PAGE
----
“I am willing to sue Mahathir myself.”

He said damages “to the tune of RM3 billion” was appropriate.

This comes after Mahathir abruptly walked out of an interview with the special task force reviewing the Batu Puteh, Middle Rocks and South Ledge sovereignty case at the Attorney-General’s Chambers (AGC) on Tuesday.

According to a report on Astro Awani, Mahathir did this in protest against former attorney-general Apandi Ali remaining as the task force chairman. He said Apandi’s appointment was a conflict of interest as he was the attorney-general in 2017.

Putrajaya had, on Feb 3, 2017, filed an application to review the ICJ’s decision on May 23, 2008 that Singapore had sovereignty over Batu Puteh.

However, in 2018, the Pakatan Harapan government under Mahathir withdrew the application before the case came up for hearing on June 11.

Terengganu PAS open to return of ex-leaders, members

Terengganu PAS open to return of ex-leaders, members

Wan Sukairi Wan Abdullah (left) says Khairuddin Aman Razali 
can decide for himself if he wants to return to PAS.

PETALING JAYA: Terengganu PAS said it would welcome any former leaders or members back to its fold, months after an MP quit the party following his sacking from the Syura Council.

Its secretary, Wan Sukairi Wan Abdullah, said the party had never closed the door on the return of former members, including Kuala Nerus MP Khairuddin Aman Razali.

“We are ready to accept anyone who wishes to be with the party, including those who left and wish to return. The door is always open,” he told FMT.

Khairuddin quit PAS in March, saying he had no choice but to leave in hopes of compelling party leaders to manage it properly.

The two-term MP had been sacked as the secretary of the Syura Council in February for disciplinary reasons and had earlier been expelled from its central committee in January.

Asked if any party leaders had attempted to persuade the former plantation industries and commodities minister to return, Wan Sukairi said no such efforts had been made, adding that Khairuddin was capable of deciding for himself.

He said Khairuddin’s resignation had no impact on the party as members were taught to obey its top leadership and to respect decisions made by them.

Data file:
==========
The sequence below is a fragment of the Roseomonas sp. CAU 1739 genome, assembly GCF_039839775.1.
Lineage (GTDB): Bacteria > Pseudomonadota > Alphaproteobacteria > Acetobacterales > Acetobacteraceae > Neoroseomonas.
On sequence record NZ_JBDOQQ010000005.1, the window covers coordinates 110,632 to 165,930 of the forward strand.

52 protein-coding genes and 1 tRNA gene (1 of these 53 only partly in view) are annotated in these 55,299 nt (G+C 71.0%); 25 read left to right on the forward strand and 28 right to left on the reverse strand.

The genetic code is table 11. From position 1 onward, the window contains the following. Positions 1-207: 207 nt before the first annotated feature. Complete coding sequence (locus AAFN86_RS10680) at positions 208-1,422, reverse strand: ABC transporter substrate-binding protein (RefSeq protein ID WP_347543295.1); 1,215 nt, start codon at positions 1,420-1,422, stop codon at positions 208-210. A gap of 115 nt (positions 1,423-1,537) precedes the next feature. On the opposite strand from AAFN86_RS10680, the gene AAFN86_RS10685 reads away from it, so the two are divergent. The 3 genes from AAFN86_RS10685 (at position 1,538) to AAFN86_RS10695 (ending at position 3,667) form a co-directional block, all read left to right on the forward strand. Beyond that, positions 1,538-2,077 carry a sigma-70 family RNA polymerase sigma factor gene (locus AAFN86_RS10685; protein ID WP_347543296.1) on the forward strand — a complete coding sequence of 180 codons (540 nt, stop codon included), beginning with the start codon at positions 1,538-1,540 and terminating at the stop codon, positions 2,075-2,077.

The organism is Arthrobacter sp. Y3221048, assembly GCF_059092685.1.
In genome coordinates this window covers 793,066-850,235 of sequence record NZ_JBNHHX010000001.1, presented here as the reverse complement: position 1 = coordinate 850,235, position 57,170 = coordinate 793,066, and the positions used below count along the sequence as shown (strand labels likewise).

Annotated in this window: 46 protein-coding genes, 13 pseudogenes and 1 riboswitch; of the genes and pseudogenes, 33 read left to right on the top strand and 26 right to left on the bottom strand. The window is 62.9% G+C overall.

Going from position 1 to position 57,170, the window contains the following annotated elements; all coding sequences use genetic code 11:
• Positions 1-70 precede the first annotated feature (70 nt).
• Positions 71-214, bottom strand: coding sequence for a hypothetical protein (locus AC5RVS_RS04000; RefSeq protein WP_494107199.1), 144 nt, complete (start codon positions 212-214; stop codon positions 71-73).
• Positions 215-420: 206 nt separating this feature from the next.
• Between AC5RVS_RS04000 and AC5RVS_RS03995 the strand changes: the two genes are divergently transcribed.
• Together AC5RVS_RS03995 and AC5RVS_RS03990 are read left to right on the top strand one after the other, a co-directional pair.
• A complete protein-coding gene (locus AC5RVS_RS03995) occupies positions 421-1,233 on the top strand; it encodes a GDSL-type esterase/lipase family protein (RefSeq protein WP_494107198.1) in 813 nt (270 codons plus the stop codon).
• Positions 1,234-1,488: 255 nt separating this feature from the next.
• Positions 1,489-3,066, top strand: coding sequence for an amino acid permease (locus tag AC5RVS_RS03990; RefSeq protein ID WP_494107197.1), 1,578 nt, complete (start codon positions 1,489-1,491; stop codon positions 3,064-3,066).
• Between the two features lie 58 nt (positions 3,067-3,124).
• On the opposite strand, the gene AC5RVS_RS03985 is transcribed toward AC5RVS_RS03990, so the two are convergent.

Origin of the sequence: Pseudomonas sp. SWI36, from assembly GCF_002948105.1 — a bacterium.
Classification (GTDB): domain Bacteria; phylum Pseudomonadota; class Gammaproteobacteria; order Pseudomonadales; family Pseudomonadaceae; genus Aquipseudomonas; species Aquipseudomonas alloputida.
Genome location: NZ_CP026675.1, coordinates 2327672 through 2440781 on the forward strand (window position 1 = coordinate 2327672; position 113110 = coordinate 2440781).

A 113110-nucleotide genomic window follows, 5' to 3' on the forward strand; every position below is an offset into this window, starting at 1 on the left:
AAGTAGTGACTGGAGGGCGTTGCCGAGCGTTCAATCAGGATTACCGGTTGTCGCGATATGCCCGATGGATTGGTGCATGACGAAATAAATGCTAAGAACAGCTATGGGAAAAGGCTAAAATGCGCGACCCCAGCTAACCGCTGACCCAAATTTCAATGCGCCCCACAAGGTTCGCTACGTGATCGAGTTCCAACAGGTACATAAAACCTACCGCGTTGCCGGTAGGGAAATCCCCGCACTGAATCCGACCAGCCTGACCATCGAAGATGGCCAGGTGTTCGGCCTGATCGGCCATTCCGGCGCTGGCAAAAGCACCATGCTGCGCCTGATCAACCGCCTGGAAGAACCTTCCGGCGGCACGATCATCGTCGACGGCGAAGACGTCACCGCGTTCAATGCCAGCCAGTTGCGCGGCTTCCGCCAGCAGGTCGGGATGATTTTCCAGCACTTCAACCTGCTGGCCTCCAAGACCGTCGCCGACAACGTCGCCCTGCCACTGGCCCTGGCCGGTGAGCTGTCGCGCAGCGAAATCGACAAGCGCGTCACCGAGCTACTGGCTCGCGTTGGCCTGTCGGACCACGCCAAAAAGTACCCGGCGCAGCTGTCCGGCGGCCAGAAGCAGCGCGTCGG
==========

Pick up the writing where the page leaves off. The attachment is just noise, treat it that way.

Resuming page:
After his resignation in March, Khairuddin said he had not ruled out returning to PAS once he was done reprimanding the party. He said he would still support the party in terms of its direction and policies.

MCA Youth: Hamzah must apologise for flippant remarks on immigration deaths

MCA Youth: Hamzah must apologise for flippant remarks on immigration deaths

MCA Youth’s Heng Zhi Li has chastised Home Minister Hamzah Zainuddin for what he called flippant remarks over immigration deaths.

This came after Hamzah said the Immigration Department should not be held responsible for deaths in immigration detention centres before asserting that it should not have been an issue because “sometimes people die even while walking, they don’t even have to be in a depot”.

“His remarks dishonour Malaysia’s recent achievement of getting elected into the United Nations Human Right Council for the 2022-2024 term.

“Taking to heart Prime Minister Ismail Sabri’s pledge to commit to the agenda of advancing global human rights, MCA Youth urges him to pressure Hamzah to issue a public apology for his callous approach to the worrying number of deaths in detention centres,” said Heng in a statement today.

Heng, who is the MCA Youth Civil Society Movement Coordination Bureau chairperson, said that aside from an apology, MCA Youth wanted the Home Ministry to take the health, safety and wellbeing of detainees in the custody of the Immigration Department more seriously.

“The cabinet must also form an independent task force to assess and look into the conditions of detention facilities over rising concerns of potential inhumane treatments behind closed gates,” he added.